Qualcomm (NASDAQ: QCOM ) has traditionally been in a great position to benefit from the explosion of LTE connectivity around the globe. But as China is tightening the reins on foreign tech companies, the baseband juggernaut may soon experience some interference in China.
Too big for its mobile britches
A recent report by Global Mobile Supplier Association estimates that the compounded annual growth of LTE devices -- the speedy 4G Long Term Evolution connections for mobile devices -- will be 44% over the next two years. This has been great news for Qualcomm, which makes mobile processors with integrated 2G/3G/4G LTE bands for wireless connectivity. Because Qualcomm chips work on most LTE networks, the company has been in a great position to benefit from LTE's worldwide growth.
But while Qualcomm is poised for a huge LTE payoff around the globe, its prospects in China may have recently dimmed. China's National Development and Reformation Commission, or NDRC, which helps decide economic planning and price regulation, is currently investigating Qualcomm for antitrust violations.
The investigation is coming at an interesting time, as China is about to launch its 4G network soon. Qualcomm collects patent royalties on the majority of 3G and 4G devices, and the investigation may be a way for Chinese telecoms to negotiate patent royalties, according to Reuters.
The China effect
The impact of this probe could be significant for Qualcomm considering it makes about one-fifth of its chipset and licensing revenue from China. The company holds the lead in smartphone processors and is currently in its third generation of integrated chips, while its competitors are still on their first generation. This means that Qualcomm has a serious advantage over its competition in China right now. Qualcomm is by far the global leader in integrated baseband processors, and China may be trying to get around paying the company lots of royalty fees as it gears up for its massive 4G launch.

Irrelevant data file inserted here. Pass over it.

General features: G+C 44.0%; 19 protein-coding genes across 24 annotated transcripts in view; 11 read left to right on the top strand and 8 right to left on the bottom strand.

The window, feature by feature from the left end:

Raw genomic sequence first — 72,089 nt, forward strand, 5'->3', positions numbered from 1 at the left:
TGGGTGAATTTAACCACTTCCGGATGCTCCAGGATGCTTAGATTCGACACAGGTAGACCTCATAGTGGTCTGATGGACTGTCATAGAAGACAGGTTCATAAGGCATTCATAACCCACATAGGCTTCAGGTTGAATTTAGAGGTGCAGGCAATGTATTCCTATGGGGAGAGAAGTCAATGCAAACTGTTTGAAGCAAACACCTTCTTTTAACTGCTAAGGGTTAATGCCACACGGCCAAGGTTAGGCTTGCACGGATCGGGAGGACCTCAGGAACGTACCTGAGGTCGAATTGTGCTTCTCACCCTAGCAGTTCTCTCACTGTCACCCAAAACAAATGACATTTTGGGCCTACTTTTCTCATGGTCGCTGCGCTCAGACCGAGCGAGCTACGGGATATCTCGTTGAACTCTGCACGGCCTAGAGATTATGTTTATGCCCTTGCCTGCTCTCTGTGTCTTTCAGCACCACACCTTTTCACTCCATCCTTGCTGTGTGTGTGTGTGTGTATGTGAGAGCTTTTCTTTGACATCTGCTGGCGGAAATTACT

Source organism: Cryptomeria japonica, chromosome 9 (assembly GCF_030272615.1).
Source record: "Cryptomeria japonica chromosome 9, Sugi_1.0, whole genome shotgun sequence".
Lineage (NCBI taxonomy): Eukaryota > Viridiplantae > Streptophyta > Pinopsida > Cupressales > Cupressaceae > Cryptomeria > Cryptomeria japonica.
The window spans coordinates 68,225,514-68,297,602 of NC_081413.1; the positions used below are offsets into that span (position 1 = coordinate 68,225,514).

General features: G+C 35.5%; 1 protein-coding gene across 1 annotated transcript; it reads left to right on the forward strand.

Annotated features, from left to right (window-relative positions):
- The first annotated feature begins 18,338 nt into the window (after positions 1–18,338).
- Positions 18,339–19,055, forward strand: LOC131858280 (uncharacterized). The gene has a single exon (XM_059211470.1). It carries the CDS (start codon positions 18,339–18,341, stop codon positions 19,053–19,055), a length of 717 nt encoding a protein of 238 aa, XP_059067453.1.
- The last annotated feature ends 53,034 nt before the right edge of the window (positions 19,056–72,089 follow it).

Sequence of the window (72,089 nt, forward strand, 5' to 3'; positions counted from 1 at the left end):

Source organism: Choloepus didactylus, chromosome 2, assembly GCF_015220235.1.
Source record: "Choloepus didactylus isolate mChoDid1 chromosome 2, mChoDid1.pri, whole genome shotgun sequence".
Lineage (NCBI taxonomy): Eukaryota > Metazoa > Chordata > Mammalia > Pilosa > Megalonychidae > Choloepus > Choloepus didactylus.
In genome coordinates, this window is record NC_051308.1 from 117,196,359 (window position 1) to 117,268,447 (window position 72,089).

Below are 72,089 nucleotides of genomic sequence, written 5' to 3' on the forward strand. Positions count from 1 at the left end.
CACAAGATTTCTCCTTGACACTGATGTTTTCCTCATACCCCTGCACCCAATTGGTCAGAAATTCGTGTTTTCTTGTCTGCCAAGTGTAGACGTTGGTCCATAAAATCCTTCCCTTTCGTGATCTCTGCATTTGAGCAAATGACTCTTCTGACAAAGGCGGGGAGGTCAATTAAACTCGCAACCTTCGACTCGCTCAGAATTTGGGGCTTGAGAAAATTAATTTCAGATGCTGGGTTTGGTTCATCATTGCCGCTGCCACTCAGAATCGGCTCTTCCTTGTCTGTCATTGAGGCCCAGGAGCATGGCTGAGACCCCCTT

While it's difficult to estimate how much the antitrust probe could hurt Qualcomm's royalty fees, it's clear the company will have some rough waters navigate in China. But the difficulties in the country aren't specific to just Qualcomm. Cisoc, Microsoft, IBM and others are also hurting in China. Cisco CEO John Chambers has hinted that the slowdown comes from reports of the U.S. National Security Agency spying on China, saying, "China continued to decline as we and our peers worked through the challenging political dynamics in that country."
Qualcomm's current speed bump may have something to do with NSA spying as well. Last month Qualcomm CEO Paul Jacobs told The Wall Street Journal, "[w]e are definitely seeing increased pressure" because of NSA spying and that it's changed how the company operates in China. The Chinese government has been favoring tech purchases from Chinese companies lately, and the latest pressure on Qualcomm may be its way of negotiating for lower tech prices and reducing Qualcomm's place in the Chinese market. Investors should watch for any changes to Qualcomm's royalty fees in China and how hard, if at all, the Chinese government comes down on the company.
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